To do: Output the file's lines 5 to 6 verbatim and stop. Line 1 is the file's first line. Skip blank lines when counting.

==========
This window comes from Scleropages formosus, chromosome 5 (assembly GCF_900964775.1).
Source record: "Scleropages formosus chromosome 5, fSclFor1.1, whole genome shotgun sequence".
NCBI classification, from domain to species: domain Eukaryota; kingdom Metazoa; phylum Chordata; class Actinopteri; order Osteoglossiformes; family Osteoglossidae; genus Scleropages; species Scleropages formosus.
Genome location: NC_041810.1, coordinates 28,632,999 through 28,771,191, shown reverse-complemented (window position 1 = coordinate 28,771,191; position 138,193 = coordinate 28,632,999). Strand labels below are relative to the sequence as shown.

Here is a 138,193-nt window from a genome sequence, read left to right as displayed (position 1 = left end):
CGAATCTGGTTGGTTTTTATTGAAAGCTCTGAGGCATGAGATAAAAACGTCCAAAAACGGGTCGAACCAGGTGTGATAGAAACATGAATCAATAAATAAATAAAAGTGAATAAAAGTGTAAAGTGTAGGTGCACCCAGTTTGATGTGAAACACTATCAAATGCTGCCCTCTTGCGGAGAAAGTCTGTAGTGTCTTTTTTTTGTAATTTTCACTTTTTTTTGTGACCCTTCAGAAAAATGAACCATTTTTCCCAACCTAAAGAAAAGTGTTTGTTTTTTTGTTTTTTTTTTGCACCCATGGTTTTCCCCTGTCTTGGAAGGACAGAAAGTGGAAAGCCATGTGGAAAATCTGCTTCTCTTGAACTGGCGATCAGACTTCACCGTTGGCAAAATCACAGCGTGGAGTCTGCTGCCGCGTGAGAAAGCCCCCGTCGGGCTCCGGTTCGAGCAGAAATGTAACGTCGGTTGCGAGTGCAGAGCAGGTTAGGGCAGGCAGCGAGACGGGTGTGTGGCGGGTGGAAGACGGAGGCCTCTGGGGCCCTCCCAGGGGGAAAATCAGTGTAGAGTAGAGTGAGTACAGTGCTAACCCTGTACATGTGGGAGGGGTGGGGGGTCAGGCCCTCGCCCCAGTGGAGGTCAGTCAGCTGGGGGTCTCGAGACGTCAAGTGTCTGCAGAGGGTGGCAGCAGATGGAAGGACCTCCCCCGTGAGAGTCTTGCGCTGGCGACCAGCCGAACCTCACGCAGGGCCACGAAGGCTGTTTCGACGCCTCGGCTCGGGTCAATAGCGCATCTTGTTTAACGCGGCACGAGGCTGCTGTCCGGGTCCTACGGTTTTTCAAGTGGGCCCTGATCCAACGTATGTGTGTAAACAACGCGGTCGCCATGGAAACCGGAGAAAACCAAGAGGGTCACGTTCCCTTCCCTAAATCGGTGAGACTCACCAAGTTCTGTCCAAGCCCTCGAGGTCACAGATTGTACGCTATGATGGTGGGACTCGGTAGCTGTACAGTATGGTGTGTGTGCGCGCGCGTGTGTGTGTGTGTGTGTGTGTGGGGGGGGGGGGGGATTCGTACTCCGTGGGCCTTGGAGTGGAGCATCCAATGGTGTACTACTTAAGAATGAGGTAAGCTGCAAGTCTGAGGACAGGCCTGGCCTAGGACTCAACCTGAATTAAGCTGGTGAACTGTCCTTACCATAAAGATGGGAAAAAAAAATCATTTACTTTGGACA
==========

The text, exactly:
Here is a 138,193-nt window from a genome sequence, read left to right as displayed (position 1 = left end):
CGAATCTGGTTGGTTTTTATTGAAAGCTCTGAGGCATGAGATAAAAACGTCCAAAAACGGGTCGAACCAGGTGTGATAGAAACATGAATCAATAAATAAATAAAAGTGAATAAAAGTGTAAAGTGTAGGTGCACCCAGTTTGATGTGAAACACTATCAAATGCTGCCCTCTTGCGGAGAAAGTCTGTAGTGTCTTTTTTTTGTAATTTTCACTTTTTTTTGTGACCCTTCAGAAAAATGAACCATTTTTCCCAACCTAAAGAAAAGTGTTTGTTTTTTTGTTTTTTTTTTGCACCCATGGTTTTCCCCTGTCTTGGAAGGACAGAAAGTGGAAAGCCATGTGGAAAATCTGCTTCTCTTGAACTGGCGATCAGACTTCACCGTTGGCAAAATCACAGCGTGGAGTCTGCTGCCGCGTGAGAAAGCCCCCGTCGGGCTCCGGTTCGAGCAGAAATGTAACGTCGGTTGCGAGTGCAGAGCAGGTTAGGGCAGGCAGCGAGACGGGTGTGTGGCGGGTGGAAGACGGAGGCCTCTGGGGCCCTCCCAGGGGGAAAATCAGTGTAGAGTAGAGTGAGTACAGTGCTAACCCTGTACATGTGGGAGGGGTGGGGGGTCAGGCCCTCGCCCCAGTGGAGGTCAGTCAGCTGGGGGTCTCGAGACGTCAAGTGTCTGCAGAGGGTGGCAGCAGATGGAAGGACCTCCCCCGTGAGAGTCTTGCGCTGGCGACCAGCCGAACCTCACGCAGGGCCACGAAGGCTGTTTCGACGCCTCGGCTCGGGTCAATAGCGCATCTTGTTTAACGCGGCACGAGGCTGCTGTCCGGGTCCTACGGTTTTTCAAGTGGGCCCTGATCCAACGTATGTGTGTAAACAACGCGGTCGCCATGGAAACCGGAGAAAACCAAGAGGGTCACGTTCCCTTCCCTAAATCGGTGAGACTCACCAAGTTCTGTCCAAGCCCTCGAGGTCACAGATTGTACGCTATGATGGTGGGACTCGGTAGCTGTACAGTATGGTGTGTGTGCGCGCGCGTGTGTGTGTGTGTGTGTGTGTGGGGGGGGGGGGGGATTCGTACTCCGTGGGCCTTGGAGTGGAGCATCCAATGGTGTACTACTTAAGAATGAGGTAAGCTGCAAGTCTGAGGACAGGCCTGGCCTAGGACTCAACCTGAATTAAGCTGGTGAACTGTCCTTACCATAAAGATGGGAAAAAAAAATCATTTACTTTGGACA